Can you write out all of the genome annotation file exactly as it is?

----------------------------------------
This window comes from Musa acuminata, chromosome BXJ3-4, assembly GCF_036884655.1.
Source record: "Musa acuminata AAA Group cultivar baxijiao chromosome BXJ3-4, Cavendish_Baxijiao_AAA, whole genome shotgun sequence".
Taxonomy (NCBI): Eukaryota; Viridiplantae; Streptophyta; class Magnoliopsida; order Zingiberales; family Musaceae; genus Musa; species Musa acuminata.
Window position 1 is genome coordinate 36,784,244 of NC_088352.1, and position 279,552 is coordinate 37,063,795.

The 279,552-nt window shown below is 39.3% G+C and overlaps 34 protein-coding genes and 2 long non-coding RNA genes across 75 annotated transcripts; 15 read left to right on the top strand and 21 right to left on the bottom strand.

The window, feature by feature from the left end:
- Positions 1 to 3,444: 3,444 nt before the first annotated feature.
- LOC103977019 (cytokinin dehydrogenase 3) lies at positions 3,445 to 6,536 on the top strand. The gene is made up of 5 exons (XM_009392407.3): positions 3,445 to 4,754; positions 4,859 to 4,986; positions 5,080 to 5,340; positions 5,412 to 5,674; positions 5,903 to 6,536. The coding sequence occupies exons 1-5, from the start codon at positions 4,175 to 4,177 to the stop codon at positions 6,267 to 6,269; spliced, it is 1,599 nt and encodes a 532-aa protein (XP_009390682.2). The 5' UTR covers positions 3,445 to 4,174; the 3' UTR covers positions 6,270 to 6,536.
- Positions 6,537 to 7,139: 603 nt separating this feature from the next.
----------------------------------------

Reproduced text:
This window comes from Musa acuminata, chromosome BXJ3-4, assembly GCF_036884655.1.
Source record: "Musa acuminata AAA Group cultivar baxijiao chromosome BXJ3-4, Cavendish_Baxijiao_AAA, whole genome shotgun sequence".
Taxonomy (NCBI): Eukaryota; Viridiplantae; Streptophyta; class Magnoliopsida; order Zingiberales; family Musaceae; genus Musa; species Musa acuminata.
Window position 1 is genome coordinate 36,784,244 of NC_088352.1, and position 279,552 is coordinate 37,063,795.

The 279,552-nt window shown below is 39.3% G+C and overlaps 34 protein-coding genes and 2 long non-coding RNA genes across 75 annotated transcripts; 15 read left to right on the top strand and 21 right to left on the bottom strand.

The window, feature by feature from the left end:
- Positions 1 to 3,444: 3,444 nt before the first annotated feature.
- LOC103977019 (cytokinin dehydrogenase 3) lies at positions 3,445 to 6,536 on the top strand. The gene is made up of 5 exons (XM_009392407.3): positions 3,445 to 4,754; positions 4,859 to 4,986; positions 5,080 to 5,340; positions 5,412 to 5,674; positions 5,903 to 6,536. The coding sequence occupies exons 1-5, from the start codon at positions 4,175 to 4,177 to the stop codon at positions 6,267 to 6,269; spliced, it is 1,599 nt and encodes a 532-aa protein (XP_009390682.2). The 5' UTR covers positions 3,445 to 4,174; the 3' UTR covers positions 6,270 to 6,536.
- Positions 6,537 to 7,139: 603 nt separating this feature from the next.